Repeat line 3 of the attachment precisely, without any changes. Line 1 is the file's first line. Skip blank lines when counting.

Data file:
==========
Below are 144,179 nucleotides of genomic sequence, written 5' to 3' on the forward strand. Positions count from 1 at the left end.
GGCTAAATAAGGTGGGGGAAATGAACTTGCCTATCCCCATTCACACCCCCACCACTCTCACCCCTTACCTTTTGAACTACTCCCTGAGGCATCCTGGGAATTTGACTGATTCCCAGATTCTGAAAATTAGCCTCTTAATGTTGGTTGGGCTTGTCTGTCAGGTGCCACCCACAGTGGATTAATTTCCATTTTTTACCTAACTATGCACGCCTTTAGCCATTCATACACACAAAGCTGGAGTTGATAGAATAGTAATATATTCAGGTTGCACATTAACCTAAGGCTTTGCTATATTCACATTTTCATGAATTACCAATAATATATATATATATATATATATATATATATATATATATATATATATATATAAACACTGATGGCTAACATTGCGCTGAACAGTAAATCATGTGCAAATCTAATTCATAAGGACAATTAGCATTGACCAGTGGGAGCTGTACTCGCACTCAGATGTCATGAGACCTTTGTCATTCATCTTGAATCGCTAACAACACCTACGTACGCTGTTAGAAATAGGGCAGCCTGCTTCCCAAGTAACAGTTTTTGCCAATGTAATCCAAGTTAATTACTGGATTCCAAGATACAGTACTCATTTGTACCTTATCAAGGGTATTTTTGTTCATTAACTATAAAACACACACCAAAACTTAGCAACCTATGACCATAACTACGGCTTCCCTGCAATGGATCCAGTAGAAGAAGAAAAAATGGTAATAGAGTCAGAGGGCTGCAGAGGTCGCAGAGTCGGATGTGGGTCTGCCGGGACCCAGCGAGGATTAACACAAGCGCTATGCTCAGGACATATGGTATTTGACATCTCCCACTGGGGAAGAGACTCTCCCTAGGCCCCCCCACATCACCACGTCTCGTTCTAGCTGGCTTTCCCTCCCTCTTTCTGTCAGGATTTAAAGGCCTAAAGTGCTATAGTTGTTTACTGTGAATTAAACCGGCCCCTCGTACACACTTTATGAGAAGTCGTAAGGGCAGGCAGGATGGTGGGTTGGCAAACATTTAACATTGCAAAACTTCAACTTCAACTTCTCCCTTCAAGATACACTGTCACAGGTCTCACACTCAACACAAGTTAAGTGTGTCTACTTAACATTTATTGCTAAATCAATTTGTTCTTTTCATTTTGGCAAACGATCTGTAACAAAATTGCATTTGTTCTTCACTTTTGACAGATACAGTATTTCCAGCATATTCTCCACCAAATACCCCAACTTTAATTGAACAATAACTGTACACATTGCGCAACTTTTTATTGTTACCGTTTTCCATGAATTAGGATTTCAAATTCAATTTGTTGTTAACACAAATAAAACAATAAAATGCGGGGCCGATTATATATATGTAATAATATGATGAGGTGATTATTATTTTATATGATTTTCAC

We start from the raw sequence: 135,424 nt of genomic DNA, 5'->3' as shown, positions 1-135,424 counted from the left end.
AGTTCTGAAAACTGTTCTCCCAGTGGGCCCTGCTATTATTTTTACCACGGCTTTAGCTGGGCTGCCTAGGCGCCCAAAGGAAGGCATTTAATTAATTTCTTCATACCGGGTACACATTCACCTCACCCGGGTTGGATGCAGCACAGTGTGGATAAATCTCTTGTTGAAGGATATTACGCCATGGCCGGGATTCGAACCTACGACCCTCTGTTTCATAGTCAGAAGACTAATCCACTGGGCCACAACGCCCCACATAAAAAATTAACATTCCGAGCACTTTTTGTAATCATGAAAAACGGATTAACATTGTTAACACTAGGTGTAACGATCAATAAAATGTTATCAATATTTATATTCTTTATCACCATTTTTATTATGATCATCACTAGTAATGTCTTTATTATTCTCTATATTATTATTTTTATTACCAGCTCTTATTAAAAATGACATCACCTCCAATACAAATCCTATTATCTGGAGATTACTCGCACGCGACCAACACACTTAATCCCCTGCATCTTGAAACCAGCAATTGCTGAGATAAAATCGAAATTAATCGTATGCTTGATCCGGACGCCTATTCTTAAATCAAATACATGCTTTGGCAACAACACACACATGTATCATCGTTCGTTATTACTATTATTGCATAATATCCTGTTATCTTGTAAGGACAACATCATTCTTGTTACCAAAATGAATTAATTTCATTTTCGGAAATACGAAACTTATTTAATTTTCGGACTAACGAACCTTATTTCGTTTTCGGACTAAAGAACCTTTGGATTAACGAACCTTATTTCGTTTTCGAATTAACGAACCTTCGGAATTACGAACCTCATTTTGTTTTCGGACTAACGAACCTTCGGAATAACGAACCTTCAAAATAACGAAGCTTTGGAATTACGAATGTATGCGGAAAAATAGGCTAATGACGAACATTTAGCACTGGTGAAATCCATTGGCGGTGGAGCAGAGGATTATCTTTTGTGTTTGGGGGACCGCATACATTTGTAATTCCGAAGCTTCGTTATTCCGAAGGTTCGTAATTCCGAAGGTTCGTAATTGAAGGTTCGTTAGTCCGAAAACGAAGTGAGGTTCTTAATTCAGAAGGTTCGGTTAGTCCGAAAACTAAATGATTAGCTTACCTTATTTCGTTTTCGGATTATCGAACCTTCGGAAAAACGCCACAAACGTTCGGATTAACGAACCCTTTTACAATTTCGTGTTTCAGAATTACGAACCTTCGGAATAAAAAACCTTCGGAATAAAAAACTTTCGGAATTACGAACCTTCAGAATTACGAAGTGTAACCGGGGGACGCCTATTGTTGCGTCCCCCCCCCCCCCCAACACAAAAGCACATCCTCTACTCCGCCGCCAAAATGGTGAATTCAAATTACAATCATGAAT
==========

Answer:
We start from the raw sequence: 135,424 nt of genomic DNA, 5'->3' as shown, positions 1-135,424 counted from the left end.